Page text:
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China has stepped up military exercises in Taiwanese waters and announced sanctions against US President Nancy Pelosi, as tensions rise between Beijing and Washington.
The country’s foreign ministry announced sanctions against Ms Pelosi today following his visit to Taiwanwhich marked the first trip by a Speaker of the United States House to the island in 25 years.
Beijing called the visit a “gross interference” in its internal affairs, while US Secretary of State Antony Blinken called the military response to the trip “blatantly provocative”.
China places ‘ring of steel’ around Taiwan – live updates
Ms Pelosi’s visit prompted China to carry out military exercises in seven areas around the island, with more than 100 warplanes and 10 warships over the past two days.
US national security spokesman John Kirby said the Chinese ambassador was summoned to the White House to protest the country’s military actions.
He added that while the United States does not want a crisis, it will not be deterred from operating in the seas and skies of the Western Pacific.
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The military drills have raised concerns in Taiwan, with the Defense Ministry warning China that it will defend its national security with “firm action”.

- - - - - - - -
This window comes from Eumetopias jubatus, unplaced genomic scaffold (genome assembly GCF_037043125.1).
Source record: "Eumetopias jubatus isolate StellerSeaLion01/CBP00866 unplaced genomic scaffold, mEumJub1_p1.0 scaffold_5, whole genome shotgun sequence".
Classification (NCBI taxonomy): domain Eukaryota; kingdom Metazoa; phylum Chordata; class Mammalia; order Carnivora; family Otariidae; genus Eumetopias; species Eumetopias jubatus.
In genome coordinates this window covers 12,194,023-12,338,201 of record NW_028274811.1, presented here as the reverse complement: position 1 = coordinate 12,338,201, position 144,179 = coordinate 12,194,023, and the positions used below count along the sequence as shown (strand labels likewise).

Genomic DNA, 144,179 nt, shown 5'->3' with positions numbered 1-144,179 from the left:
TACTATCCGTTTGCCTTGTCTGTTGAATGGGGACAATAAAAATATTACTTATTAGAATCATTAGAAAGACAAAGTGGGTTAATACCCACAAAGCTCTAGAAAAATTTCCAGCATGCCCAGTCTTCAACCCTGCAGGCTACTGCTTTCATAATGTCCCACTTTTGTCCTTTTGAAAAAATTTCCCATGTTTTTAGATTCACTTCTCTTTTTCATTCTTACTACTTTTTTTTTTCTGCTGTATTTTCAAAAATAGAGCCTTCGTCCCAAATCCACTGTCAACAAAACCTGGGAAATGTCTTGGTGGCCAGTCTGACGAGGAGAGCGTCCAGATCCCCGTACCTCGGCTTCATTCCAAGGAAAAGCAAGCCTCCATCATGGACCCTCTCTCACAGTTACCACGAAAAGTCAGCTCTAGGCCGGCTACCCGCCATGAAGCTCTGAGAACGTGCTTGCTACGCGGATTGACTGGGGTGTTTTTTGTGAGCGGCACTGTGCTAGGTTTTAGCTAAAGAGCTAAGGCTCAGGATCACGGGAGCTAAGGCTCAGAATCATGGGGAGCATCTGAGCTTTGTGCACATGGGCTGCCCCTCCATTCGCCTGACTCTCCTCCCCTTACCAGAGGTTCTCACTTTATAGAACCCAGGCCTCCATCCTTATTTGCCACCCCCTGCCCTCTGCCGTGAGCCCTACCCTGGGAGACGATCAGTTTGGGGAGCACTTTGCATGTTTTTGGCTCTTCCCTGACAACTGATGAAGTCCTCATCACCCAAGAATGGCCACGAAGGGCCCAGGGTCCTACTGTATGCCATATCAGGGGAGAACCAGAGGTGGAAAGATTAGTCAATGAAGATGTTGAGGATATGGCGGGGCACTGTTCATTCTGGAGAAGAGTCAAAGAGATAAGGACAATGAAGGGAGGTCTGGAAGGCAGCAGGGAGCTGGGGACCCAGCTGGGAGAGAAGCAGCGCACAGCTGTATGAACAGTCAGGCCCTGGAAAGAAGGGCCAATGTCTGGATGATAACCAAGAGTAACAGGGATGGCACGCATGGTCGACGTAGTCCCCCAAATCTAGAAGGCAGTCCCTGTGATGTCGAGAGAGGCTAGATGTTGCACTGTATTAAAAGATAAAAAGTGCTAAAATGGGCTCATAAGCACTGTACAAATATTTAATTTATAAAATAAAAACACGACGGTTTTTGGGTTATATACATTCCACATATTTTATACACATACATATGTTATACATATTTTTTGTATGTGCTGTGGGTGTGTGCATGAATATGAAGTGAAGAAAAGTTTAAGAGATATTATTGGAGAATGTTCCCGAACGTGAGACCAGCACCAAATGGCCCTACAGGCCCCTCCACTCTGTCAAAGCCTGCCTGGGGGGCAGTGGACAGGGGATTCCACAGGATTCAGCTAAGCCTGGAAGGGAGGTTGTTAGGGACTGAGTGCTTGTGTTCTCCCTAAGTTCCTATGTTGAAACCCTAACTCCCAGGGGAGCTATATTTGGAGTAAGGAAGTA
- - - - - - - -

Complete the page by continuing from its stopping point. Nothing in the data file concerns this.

He added that China deliberately crossed the middle line of Taiwan, which separates the self-governing island from China.
Retired Air Vice Marshal Sean Bell described the Beijing drills as a “ring of steel” around the island.
He said any exercise in Taiwan’s territorial waters could be “extremely provocative” if something went wrong due to the use of live weapons near the island nation’s mainland.
Sky News expert analysis:
Adam Boulton: Rising rhetoric stoked by Pelosi visit
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While Taiwan declares itself an independent and democratic country with its own ruler, constitution, political system and military, China sees it as a breakaway province that will eventually return to its control – by force if necessary.
The military drills have also disrupted shipping lanes around Taiwan and airlines flying near and around the island, forcing some to cancel while others reroute.
Korean Airlines and Singapore Airlines said they canceled flights to and from Taipei on Friday due to the exercises, with the Korean carrier also canceling its Saturday flights and delaying Sunday flights.
Images from the FlightRadar24 flight-tracking service show live flights avoiding the seven areas where military exercises are taking place.
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